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Part: VII Appendixes > Installation Options

Installation Options

Windows XP SP2 comes in four flavors. The following list summarizes the four ways of installing SP2, and the rest of this appendix explains them in detail:

  • Automatic updates— If your computer is set up to automatically download critical updates from Microsoft and you spend enough time connected to the Internet, SP2 automatically downloads. All the required service pack files will already be downloaded by the time you get the notification to install them. I'll discuss the installation procedure shortly.

  • Windows Update— If the automatic updates feature is not enabled, you can install SP2 from the standard Windows Update Web page. Windows Update downloads from Microsoft just those service pack components needed for your computer, saving some download time over the standalone method. However, if you have more than one or two computers to update, you'll save time by using the standalone version.

  • Standalone— The standalone version is the traditional service pack format. It's a compressed file that, for SP2, weighs in at nearly 275MB and contains all the updated files needed to add SP2 to any version of Windows XP. If you have two or more computers to update, the standalone method is the one to use. It's bulky and contains updated components your particular computers might not need, but it's still faster to download this one large file than to have several computers download the Windows Update version independently. You can download the SP2 setup file from www.microsoft.com/technet. If you have a slow Internet connection, you can order the standalone version on a free setup CD from Microsoft at www.microsoft.com/windowsxp/sp2, or you can likely obtain one at a computer store or from a friend.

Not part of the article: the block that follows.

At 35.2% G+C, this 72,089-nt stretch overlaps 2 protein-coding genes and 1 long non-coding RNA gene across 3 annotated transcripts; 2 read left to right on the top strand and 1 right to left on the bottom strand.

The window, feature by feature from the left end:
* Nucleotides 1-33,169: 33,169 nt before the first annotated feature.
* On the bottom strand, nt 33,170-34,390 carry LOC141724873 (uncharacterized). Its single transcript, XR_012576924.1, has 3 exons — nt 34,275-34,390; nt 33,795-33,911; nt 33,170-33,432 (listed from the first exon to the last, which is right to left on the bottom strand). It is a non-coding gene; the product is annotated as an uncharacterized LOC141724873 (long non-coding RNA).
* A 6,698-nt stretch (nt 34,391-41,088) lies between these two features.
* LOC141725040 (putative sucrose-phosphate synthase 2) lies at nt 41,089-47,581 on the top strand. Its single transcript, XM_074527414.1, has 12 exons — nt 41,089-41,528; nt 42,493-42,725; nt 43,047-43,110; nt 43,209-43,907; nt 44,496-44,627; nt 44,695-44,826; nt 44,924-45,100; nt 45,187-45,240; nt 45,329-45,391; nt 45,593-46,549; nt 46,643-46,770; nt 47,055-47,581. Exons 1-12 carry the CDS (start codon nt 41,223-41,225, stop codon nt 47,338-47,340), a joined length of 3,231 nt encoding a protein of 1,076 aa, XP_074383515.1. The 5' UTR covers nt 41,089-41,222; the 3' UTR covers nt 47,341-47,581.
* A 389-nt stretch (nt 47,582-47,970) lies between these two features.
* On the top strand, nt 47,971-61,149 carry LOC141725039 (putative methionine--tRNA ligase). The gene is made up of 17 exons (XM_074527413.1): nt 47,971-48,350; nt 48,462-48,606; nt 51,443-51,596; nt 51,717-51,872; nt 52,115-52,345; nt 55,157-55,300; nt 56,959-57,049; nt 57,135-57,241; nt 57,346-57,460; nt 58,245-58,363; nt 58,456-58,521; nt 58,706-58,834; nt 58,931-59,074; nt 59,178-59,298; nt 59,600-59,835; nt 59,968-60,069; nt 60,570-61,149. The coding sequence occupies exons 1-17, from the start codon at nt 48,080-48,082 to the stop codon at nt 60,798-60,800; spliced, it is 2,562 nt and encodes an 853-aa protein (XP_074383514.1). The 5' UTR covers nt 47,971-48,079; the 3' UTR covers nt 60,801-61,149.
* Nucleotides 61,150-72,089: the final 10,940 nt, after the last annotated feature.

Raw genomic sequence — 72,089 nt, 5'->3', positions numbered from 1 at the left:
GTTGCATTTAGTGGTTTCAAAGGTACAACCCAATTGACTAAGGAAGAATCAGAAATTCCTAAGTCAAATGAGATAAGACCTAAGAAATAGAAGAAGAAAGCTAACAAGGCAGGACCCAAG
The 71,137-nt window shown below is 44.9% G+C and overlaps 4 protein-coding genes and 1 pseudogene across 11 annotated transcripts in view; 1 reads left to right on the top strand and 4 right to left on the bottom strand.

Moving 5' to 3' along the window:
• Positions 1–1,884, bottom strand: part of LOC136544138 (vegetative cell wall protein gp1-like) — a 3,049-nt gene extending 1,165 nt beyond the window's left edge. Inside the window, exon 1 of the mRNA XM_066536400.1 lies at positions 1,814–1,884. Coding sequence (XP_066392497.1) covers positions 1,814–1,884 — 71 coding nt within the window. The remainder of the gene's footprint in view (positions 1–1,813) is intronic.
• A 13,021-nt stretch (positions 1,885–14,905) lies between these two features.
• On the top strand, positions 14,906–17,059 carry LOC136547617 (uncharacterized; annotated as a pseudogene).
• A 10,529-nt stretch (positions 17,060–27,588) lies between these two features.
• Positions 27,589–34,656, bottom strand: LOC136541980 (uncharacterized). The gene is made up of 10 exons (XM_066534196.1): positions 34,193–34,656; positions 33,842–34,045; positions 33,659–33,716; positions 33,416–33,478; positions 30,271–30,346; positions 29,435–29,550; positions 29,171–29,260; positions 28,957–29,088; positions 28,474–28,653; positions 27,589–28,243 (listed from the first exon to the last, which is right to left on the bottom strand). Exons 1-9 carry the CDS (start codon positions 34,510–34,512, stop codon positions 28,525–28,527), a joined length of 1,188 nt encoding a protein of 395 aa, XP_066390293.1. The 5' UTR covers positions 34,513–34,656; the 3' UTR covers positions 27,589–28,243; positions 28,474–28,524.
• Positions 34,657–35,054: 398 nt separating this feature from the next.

If you download the standalone service pack file, its default name will be something like WindowsXP-KB835935-SP2-ENU.exe. I recommend that you save it with a more presentable name, such as XPSP2.exe, unless you have to keep track of several service pack versions in different languages. Save the file in a shared network folder or burn it onto a CD.

    You can either expand the service pack onto a shared network folder for faster, easier installation onto several computers or carry the service pack CD from one computer to another.

  • Integrated— The integrated version is a full, fresh installation version of Windows XP that has SP2 already included into its code. Installing an integrated version performs a full, clean installation of Windows XP SP2 without the need to subsequently install the service pack. However, it can't be used to upgrade an existing XP setup.



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